Since the Costume Institute’s seminal exhibition Alexander McQueen: Savage Beauty attracted more than 650,000 people to the Metropolitan Museum of Art in 2010, a groundbreaking number for an exhibition of any kind, not just fashion, clothes have become a permanent fixture in museums and art galleries around the world, with Dior dresses sitting comfortably alongside Dali paintings. In the year ahead, there is no shortage of theatrical fashion exhibitions that not only offer to delight the eye but also inspire the mind, exploring complex concepts of technology, cultural history and fiction through the cut of cloth. Here, we present the fashion exhibitions of 2016 not to be missed.
Manus x Machina: Fashion in an Age of Technology
Hot on the heels of its enormously successful China: Through the Looking Glass exhibition, which broke the McQueen record with more than 815,000 people through the doors, the Costume Institute’s latest exhibition, Manus x Machina, looks at the interplay between handcrafts and industrial processes and digital technology in fashion. With garments spanning the spectrum from a 19th century Charles Frederick Worth haute couture gown to a 2015 Chanel suit, the exhibition showcases interesting techniques such as pleating, braiding, 3D printing, laser cutting, thermo shaping and circular knitting.
200 Years of Australian Fashion
The history of fashion in Australia is more vast than many typically imagine it to be, as the National Gallery of Victoria will demonstrate when it presents more than 120 garments in one of its largest fashion exhibitions to date. Representing some 90 designers and 200 years, the exhibition will showcase the trends and styles that represent Australian fashion and the cultural and historic references that inform them. A highlight will be a specially commissioned new work by former Woolmark Prize winner Dion Lee.
Missoni, Art, Colour
With the support of The Woolmark Company, Missoni will be the subject of a major retrospective at London’s Fashion and Textile Museum. Following its successful run in Italy last year, where it was shown at the Museo MAGA in Gallarate, the exhibition charts the creative process behind Missoni’s collections, much loved for its use of traditional craft processes and colourful patterns. Interestingly, the works of fashion will be shown alongside paintings by leading 20th century European artists, which points at the inherent link between art and fashion.
Fashion Forward: Three Centuries of Fashion (1715-2015)
Les Arts Decoratifs, the decorative arts wing of the Louvre in Paris, is home to a staggering 150,000 fashion pieces, ranging from ancient textiles to haute couture creations. In a first-of-its-kind exhibition, the museum will open its archive to the public, showcasing some of its greatest possessions – including works by Elsa Schiaparelli, Madeleine Vionnet and Christobal Balenciaga – to mark the 30th anniversary of the Musee des Arts de la Mode.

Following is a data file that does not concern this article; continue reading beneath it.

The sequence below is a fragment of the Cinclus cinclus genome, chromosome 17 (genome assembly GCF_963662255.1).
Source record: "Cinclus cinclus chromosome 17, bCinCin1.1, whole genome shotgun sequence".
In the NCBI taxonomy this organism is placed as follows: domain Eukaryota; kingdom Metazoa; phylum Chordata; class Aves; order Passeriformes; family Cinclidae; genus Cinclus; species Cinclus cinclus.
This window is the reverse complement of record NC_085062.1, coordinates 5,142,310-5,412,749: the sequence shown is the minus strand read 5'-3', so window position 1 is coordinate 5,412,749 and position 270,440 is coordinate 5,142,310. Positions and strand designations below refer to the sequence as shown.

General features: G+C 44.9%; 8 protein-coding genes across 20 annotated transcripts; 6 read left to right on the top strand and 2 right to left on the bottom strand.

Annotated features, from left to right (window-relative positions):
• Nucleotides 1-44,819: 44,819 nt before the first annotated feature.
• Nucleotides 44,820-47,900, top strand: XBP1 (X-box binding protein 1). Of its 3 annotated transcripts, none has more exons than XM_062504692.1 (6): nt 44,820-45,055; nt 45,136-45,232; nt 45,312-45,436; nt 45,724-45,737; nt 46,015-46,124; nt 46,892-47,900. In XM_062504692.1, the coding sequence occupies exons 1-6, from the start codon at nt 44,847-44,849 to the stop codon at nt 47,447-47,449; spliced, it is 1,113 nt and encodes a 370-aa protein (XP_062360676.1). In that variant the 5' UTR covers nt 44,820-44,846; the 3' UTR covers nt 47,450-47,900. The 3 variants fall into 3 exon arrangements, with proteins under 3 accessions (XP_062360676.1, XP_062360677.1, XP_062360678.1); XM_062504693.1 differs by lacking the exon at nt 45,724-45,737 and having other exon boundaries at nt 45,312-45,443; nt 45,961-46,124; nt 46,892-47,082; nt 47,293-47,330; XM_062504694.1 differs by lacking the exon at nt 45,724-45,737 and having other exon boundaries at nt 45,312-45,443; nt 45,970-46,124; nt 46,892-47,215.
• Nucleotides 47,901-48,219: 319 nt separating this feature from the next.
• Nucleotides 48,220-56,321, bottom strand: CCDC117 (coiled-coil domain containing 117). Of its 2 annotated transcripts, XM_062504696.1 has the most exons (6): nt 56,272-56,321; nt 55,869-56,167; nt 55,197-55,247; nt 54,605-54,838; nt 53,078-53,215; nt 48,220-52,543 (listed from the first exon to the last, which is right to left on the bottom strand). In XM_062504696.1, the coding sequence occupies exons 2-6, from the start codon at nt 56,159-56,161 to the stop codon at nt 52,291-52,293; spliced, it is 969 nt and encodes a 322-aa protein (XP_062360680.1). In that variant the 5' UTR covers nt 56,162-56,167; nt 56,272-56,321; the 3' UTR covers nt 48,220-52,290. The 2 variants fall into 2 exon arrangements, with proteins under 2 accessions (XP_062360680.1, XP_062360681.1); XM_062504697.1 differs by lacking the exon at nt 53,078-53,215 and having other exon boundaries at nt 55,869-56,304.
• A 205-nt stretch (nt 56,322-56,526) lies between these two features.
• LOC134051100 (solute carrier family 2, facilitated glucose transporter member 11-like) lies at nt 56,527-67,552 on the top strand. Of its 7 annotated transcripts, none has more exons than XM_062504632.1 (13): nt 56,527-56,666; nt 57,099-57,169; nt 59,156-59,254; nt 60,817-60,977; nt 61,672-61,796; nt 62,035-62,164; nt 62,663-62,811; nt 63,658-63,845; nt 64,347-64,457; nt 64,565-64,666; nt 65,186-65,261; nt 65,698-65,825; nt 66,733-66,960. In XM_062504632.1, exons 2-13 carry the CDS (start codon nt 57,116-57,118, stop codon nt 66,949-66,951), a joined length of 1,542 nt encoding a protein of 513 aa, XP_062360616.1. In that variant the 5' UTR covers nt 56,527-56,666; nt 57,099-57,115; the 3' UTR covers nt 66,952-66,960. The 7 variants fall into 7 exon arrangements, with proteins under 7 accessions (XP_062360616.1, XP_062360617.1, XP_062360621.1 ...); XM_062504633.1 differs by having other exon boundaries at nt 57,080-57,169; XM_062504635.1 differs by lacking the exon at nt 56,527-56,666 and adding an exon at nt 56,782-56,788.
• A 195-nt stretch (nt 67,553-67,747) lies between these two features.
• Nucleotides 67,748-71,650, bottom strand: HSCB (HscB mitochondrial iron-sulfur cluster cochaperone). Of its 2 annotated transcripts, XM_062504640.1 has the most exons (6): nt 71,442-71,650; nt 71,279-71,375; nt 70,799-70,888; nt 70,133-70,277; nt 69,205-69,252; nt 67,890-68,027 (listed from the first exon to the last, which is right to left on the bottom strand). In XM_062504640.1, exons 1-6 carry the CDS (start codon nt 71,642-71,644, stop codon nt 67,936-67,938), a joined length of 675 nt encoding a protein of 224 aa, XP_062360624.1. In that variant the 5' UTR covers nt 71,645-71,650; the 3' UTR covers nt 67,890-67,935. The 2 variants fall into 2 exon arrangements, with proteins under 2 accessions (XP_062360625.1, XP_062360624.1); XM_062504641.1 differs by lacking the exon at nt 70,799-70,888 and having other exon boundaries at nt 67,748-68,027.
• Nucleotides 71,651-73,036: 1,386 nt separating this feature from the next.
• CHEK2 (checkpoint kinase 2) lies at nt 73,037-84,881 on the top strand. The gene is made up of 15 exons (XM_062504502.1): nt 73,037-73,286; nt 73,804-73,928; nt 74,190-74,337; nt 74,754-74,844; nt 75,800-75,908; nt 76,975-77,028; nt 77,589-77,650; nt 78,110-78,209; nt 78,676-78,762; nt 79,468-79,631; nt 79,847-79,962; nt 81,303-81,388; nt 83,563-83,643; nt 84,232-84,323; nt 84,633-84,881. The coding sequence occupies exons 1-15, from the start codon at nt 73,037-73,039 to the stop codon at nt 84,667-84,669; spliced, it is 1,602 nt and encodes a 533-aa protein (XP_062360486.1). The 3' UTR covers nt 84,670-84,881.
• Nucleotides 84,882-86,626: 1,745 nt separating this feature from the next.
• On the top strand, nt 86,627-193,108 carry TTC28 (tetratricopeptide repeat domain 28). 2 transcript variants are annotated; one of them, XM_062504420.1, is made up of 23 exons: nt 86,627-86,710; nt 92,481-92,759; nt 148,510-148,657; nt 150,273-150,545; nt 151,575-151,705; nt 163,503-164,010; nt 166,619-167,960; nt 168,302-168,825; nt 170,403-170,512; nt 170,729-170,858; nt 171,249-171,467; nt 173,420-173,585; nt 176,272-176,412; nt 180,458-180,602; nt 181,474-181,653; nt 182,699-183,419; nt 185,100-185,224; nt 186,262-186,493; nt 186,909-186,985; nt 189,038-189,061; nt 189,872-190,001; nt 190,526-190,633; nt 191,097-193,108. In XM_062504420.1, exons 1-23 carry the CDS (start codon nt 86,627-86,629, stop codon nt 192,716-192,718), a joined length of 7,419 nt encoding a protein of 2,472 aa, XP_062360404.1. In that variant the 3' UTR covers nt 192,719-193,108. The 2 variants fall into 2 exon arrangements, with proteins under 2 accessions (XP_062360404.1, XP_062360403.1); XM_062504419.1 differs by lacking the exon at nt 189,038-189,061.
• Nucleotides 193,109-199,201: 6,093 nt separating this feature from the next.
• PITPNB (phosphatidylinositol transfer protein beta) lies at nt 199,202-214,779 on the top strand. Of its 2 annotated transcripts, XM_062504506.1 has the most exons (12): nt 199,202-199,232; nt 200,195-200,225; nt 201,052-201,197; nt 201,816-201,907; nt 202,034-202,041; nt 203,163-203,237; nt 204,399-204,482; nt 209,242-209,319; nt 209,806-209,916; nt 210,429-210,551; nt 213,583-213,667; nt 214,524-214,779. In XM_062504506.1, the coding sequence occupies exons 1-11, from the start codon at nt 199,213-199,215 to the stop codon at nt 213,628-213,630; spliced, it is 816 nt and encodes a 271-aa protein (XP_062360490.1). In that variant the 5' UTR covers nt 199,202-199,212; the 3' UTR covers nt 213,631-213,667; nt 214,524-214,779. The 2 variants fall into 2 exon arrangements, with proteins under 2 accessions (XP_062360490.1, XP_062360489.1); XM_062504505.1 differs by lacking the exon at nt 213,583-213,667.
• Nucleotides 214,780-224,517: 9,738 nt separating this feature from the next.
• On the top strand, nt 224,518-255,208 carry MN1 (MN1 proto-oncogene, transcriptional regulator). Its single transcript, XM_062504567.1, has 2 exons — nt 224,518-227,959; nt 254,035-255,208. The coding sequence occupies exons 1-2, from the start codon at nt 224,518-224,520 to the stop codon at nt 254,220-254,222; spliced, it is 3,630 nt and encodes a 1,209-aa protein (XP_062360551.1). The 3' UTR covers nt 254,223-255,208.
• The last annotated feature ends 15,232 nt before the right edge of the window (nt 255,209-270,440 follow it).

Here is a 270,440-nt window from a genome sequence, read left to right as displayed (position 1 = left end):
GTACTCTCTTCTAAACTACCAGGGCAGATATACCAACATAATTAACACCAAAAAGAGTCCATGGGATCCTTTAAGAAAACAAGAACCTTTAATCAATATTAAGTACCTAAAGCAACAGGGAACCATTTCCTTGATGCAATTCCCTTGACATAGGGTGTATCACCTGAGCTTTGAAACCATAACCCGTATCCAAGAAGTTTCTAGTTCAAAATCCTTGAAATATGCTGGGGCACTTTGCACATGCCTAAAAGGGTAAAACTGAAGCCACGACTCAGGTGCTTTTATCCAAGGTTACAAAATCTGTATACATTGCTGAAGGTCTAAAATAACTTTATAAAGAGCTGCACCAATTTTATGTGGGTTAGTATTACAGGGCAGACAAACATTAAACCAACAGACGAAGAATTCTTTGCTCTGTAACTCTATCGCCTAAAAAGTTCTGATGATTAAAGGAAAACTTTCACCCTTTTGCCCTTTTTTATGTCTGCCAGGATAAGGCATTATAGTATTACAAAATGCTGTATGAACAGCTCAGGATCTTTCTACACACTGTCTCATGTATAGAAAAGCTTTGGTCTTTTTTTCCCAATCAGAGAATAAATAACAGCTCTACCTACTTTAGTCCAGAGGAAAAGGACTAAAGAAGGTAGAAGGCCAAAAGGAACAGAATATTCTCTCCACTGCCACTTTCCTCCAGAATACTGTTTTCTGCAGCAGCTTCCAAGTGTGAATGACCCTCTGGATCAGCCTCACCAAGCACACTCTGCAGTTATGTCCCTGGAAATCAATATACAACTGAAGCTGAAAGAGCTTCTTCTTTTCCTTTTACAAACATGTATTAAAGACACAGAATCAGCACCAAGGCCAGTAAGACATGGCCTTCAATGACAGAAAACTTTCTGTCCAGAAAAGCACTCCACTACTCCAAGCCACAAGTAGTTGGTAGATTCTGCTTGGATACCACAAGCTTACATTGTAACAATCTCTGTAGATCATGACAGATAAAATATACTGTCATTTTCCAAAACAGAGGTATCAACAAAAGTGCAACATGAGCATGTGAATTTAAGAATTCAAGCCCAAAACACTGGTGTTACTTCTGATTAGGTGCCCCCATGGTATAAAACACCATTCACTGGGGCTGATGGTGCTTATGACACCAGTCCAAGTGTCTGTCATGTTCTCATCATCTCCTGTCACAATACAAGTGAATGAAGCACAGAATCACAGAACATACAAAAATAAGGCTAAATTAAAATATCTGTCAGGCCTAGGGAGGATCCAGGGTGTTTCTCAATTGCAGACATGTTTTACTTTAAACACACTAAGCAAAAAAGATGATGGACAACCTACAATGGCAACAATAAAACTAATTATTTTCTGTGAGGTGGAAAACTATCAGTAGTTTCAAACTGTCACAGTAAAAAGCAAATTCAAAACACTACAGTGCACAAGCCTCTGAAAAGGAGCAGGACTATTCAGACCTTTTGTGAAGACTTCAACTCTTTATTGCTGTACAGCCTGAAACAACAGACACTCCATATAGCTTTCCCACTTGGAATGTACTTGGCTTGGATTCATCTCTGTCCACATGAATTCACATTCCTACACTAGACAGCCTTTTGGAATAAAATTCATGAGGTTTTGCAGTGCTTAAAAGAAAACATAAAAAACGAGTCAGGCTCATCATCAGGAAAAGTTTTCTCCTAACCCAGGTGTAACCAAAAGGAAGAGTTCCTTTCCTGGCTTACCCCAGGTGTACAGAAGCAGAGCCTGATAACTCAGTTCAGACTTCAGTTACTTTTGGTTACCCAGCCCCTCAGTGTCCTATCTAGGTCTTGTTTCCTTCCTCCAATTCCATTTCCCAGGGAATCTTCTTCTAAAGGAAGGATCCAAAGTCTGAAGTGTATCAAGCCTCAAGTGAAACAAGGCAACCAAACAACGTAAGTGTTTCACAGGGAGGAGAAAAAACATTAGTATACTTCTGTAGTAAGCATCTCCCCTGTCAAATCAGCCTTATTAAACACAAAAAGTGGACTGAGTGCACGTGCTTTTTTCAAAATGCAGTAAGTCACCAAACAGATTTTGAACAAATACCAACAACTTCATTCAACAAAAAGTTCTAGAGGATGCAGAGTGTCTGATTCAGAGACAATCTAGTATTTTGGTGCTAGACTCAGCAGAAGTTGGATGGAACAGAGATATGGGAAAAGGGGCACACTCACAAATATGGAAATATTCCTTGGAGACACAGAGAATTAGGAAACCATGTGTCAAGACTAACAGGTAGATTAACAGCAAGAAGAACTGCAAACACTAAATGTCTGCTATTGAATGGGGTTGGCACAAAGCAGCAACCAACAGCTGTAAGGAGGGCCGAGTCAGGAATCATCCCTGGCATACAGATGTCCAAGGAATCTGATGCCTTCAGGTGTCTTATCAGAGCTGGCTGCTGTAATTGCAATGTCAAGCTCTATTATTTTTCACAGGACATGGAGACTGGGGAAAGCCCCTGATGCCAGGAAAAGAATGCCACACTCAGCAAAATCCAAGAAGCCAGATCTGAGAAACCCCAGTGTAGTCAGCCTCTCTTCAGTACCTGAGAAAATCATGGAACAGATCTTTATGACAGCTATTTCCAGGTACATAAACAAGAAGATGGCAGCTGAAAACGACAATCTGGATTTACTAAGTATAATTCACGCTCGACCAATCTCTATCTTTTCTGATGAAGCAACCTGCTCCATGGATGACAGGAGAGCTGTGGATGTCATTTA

Miyake Issey Exhibition: The Work of Miyake Issey
Since he showed his collection in Paris in 1973, Issey Miyake has been the world’s most famous Japanese designer, revered for his innovative practice of using a single piece of cloth to craft sculptural pieces, such as his “Please Please” series. This significant survey exhibition will showcase works from Miyake’s 45-year career, demonstrating how he has consistently pushed the boundaries of what fashion is and can be.
Reigning Men: Fashion in Menswear, 1715-2015
Menswear can sometimes take a backseat in fashion exhibitions, overlooked alongside the showstopping couture gowns, but in the Los Angeles County Museum of Art’s forthcoming exhibition, it takes centre stage. Tracing three centuries of men’s dress, from the frilly opulence of the 18th century through to the 1960s “mod” to the 21st century “skinny suit”, the exhibition’s 200 looks demonstrate the history and evolution of menswear.
Game Changers: Reinventing the 20th Century Silhouette
The greatest changes in fashion come in the form of its silhouette, and this insightful exhibition at the Mode Museum in Antwerp showcases the evolution of fashion’s shape through the 20th century. With pieces including Cristobal Balenciaga’s iconic cocoon silhouettes, the long lines of Paul Poiret’s gowns, having done away with the corset, and the innovative reinterpretation of the classic bustle by Japanese designers, Game Changers is an exhibition of just that.
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